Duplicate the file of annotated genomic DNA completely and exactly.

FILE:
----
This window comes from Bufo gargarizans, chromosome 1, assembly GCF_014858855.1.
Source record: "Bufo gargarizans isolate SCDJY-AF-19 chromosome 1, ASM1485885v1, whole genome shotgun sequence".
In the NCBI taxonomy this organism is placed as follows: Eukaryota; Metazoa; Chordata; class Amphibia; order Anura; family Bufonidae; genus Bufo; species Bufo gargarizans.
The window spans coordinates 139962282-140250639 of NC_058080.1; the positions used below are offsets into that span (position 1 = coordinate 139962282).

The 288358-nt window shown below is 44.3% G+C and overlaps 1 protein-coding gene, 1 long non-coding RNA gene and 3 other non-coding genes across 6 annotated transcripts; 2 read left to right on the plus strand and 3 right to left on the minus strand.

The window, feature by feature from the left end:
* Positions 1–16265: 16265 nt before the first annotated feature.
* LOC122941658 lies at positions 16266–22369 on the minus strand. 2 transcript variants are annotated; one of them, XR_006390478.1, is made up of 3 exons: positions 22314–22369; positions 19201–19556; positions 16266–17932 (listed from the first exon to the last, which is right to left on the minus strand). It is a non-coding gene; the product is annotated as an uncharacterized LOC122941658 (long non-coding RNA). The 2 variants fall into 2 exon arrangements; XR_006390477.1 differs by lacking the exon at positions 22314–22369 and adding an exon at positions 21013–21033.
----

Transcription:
This window comes from Bufo gargarizans, chromosome 1, assembly GCF_014858855.1.
Source record: "Bufo gargarizans isolate SCDJY-AF-19 chromosome 1, ASM1485885v1, whole genome shotgun sequence".
In the NCBI taxonomy this organism is placed as follows: Eukaryota; Metazoa; Chordata; class Amphibia; order Anura; family Bufonidae; genus Bufo; species Bufo gargarizans.
The window spans coordinates 139962282-140250639 of NC_058080.1; the positions used below are offsets into that span (position 1 = coordinate 139962282).

The 288358-nt window shown below is 44.3% G+C and overlaps 1 protein-coding gene, 1 long non-coding RNA gene and 3 other non-coding genes across 6 annotated transcripts; 2 read left to right on the plus strand and 3 right to left on the minus strand.

The window, feature by feature from the left end:
* Positions 1–16265: 16265 nt before the first annotated feature.
* LOC122941658 lies at positions 16266–22369 on the minus strand. 2 transcript variants are annotated; one of them, XR_006390478.1, is made up of 3 exons: positions 22314–22369; positions 19201–19556; positions 16266–17932 (listed from the first exon to the last, which is right to left on the minus strand). It is a non-coding gene; the product is annotated as an uncharacterized LOC122941658 (long non-coding RNA). The 2 variants fall into 2 exon arrangements; XR_006390477.1 differs by lacking the exon at positions 22314–22369 and adding an exon at positions 21013–21033.